Israel’s Ministry of Health has approved the start of the second phase of clinical trials for the Israel Institute for Biological Research’s (IIBR) COVID-19 vaccine, following the successful completion of the first phase, according to a Defense Ministry statement.

The second-phase trial, which will involve testing some 1,000 healthy volunteers aged 18 and over, is expected to begin in the coming days. In this phase, scientists aim to determine safety, efficacy and dosages. Its success will enable a large-scale trial with the participation of up to 30,000 volunteers (Phase 3) in Israel and/or abroad.

The trial will take place at Sheba and Hadassah medical centers, and will gradually expand to additional medical centers throughout the country, according to the statement.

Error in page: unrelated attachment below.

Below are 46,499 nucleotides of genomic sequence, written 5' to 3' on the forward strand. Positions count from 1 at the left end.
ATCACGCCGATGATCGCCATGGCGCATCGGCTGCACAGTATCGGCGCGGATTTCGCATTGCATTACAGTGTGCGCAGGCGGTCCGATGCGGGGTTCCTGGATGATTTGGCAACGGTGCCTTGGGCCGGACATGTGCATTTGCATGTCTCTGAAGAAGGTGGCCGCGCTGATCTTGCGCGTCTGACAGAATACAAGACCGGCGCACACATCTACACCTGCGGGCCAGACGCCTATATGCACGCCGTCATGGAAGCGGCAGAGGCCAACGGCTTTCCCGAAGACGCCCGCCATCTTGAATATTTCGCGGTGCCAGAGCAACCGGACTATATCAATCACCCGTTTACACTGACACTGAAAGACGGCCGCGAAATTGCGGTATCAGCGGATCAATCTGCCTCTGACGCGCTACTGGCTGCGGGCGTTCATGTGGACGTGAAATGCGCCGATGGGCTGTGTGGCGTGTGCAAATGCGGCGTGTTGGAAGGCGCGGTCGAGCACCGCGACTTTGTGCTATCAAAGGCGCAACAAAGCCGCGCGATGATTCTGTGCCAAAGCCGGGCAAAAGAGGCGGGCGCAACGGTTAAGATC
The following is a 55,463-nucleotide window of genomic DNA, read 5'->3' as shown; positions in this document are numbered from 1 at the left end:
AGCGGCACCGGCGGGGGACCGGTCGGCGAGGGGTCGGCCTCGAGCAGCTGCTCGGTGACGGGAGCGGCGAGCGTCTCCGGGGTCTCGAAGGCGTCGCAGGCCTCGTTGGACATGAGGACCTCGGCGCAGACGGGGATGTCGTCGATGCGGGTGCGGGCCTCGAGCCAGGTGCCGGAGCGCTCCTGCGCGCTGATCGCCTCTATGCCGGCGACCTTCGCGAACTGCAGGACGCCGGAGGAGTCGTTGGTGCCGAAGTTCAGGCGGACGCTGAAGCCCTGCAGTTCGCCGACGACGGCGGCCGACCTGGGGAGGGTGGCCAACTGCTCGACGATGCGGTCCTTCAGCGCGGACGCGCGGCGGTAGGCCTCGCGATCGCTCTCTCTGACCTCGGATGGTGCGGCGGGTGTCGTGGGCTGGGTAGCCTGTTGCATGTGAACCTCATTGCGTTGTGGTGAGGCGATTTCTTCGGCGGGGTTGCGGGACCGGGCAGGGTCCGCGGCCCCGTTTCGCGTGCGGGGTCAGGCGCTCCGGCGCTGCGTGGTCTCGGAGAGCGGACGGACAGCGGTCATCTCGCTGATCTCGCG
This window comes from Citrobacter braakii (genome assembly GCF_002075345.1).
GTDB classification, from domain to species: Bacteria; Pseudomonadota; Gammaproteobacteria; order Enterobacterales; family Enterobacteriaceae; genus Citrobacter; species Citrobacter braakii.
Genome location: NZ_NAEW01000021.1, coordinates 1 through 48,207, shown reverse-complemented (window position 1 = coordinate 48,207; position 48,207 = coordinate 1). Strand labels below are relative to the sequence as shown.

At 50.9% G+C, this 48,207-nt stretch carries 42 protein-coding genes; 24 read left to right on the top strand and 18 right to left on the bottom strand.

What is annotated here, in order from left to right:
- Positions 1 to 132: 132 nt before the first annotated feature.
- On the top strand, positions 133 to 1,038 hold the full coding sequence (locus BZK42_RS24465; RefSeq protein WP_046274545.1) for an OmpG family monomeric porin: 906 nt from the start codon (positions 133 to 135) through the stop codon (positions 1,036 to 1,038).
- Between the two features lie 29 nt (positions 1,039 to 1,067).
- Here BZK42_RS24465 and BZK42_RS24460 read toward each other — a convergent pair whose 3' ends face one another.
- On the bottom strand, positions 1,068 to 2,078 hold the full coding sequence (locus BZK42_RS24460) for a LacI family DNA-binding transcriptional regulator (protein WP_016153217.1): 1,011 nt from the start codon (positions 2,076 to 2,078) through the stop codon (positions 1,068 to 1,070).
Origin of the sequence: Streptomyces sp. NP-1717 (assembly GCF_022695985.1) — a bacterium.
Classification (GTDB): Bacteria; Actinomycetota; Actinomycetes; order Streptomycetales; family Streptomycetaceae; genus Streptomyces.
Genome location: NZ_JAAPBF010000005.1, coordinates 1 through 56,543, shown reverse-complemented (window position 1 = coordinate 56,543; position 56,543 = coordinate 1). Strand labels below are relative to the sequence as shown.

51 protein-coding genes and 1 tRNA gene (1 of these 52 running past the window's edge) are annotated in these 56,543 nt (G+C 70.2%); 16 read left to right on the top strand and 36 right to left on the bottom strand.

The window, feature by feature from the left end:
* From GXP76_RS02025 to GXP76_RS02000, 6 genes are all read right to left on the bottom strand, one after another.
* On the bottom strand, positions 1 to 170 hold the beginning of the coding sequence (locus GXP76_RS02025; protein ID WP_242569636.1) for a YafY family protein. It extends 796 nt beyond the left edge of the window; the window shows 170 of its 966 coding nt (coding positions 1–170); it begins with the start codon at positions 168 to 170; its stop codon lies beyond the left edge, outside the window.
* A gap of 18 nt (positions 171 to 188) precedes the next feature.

In the Phase 1 trial, 80 volunteers ages 18 to 55—40 at Hadassah University Medical Center in Jerusalem and 40 at Sheba Medical Center in Ramat Gan—were monitored for antibodies and side effects for three weeks after receiving an injection (vaccine or placebo). The first dose was administered on Nov. 1 at the Sheba Medical Center at Tel HaShomer.

According to the Defense Ministry statement, no significant side effects were identified, and two expert committees, internal and external, recommended the approval of the second phase. It is thus that the IIBR completed all the necessary preparations and is ready for the immediate launch of the second phase.

In response to the announcement, Israeli Defense Minister Benny Gantz said, “The scientists of the IIBR are Israel’s ‘elite unit,’ and have taken on an extremely important task—saving human lives. I see great importance in the development of an Israeli vaccine that will continue to serve Israeli society for years to come.”

JNS

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